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Scientists try out stone age tools to understand how they were used

Tokyo, Japan – Researchers from Tokyo Metropolitan University crafted replica stone age tools and used them for a range of tasks to see how different activities create traces on the edge. They found that a combination of macroscopic and microscopic traces can tell us how stone edges were used. Their criteria help separate tools used for wood-felling from other activities. Dated stone edges may be used to identify when timber use began for early humans.

Tokyo, Japan – Researchers from Tokyo Metropolitan University crafted replica stone age tools and used them for a range of tasks to see how different activities create traces on the edge. They found that a combination of macroscopic and microscopic traces can tell us how stone edges were used. Their criteria help separate tools used for wood-felling from other activities. Dated stone edges may be used to identify when timber use began for early humans.

For prehistoric humans, improvements in woodworking technology were revolutionary. While Paleolithic (early stone age) artifacts point to the use of wood for simple tools such as spears or throwing sticks, later Mesolithic and Neolithic artifacts reflect far more sophisticated uses, for building houses, canoes, bows, and wells. This is underscored by the availability of tools that let people craft more and more complex wooden instruments, particularly polished stone axes.

But while developed wood-processing technology is generally believed to be associated with a way of life seen in the Neolithic age of the Holocene, starting approximately 10,000 years ago, ground stone axes have been found from periods significantly before this. In sites around Australia and Japan, many ground edge artifacts from Marine Isotope Stage 3 (about 60,000 – 30,000 years ago) have been recovered. The important question becomes what they were used for at such an early stage.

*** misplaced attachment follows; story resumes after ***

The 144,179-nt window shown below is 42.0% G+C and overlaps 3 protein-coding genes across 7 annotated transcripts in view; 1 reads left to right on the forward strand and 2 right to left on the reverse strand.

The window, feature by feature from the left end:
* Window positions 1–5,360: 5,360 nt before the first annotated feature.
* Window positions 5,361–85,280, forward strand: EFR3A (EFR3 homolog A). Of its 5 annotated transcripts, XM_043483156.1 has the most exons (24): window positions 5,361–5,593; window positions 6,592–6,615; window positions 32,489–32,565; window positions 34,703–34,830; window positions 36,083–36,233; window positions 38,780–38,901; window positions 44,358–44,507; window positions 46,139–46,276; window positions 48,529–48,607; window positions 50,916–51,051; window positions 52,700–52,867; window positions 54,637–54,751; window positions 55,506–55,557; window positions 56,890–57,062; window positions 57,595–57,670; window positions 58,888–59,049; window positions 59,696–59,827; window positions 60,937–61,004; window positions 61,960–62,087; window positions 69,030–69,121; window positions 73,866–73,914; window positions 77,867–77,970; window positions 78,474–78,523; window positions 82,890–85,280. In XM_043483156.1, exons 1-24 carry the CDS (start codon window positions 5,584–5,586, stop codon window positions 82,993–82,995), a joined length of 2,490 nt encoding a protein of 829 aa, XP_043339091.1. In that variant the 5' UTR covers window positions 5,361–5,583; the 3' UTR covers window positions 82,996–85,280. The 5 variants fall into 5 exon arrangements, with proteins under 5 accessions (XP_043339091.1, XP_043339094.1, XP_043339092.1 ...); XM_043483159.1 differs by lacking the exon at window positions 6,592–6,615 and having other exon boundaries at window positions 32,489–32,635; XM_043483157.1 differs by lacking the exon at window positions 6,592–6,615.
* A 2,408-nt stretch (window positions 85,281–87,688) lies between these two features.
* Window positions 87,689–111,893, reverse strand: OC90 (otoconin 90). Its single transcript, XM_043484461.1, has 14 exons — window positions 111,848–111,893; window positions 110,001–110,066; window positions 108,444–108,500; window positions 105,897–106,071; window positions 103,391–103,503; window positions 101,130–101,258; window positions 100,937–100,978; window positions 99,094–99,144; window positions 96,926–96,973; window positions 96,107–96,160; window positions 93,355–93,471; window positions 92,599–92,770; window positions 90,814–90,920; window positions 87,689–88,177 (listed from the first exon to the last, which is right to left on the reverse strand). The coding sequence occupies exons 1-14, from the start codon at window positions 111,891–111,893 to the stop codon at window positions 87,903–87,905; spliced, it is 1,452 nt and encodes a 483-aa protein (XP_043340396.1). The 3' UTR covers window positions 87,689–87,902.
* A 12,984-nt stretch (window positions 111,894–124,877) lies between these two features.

To address this, a team led by Assistant Professor Akira Iwase from Tokyo Metropolitan University have tried to establish what kinds of traces might be left on ground stone edges when they are used for different activities. They took a hands-on approach, and crafted replicas of tools that might have been used in the Early Upper Paleolithic age (about 38,000 – 30,000 years ago). Edges were crafted and polished using knapping and grinding techniques which would have been available at the time. Though hafts have not been recovered from Japanese sites of the period, they adopted methods from Irian Jaya to attach a handle to the stone edges to create adzes, axes, and chisels.

The team then got to work using the tools for 15 different activities, including tree-felling, hide-processing, and butchering, as well as “non-use” events like carrying them around and trampling them. Edges were then examined in depth for both macroscopic and microscopic traces of their history. They found that impacts like those required for cutting down trees leave distinctive, macroscopic fractures on the stone; friction at the micron-scale between the stone edge and wood also form microscopic traces which may be used for diagnosis. While fractures alone cannot tell us what they were used for, they found that combining both macroscopic and microscopic evidence can help us make reliable conclusions about whether the edges were used to fell trees.

The team believe that if similar traces are found on the edges of real artifacts from Marine Isotope Stage 3 sites, this would mean that humans had honed woodworking technology from significantly earlier times than is currently believed. This would change our understanding of stone tool use by Ice Age humans, and how such technology was spread into different environments.

This work was supported by JSPS KAKENHI Grant Numbers 15K16874, 18H03596, 20K13235, 23H04840, and 23H00009.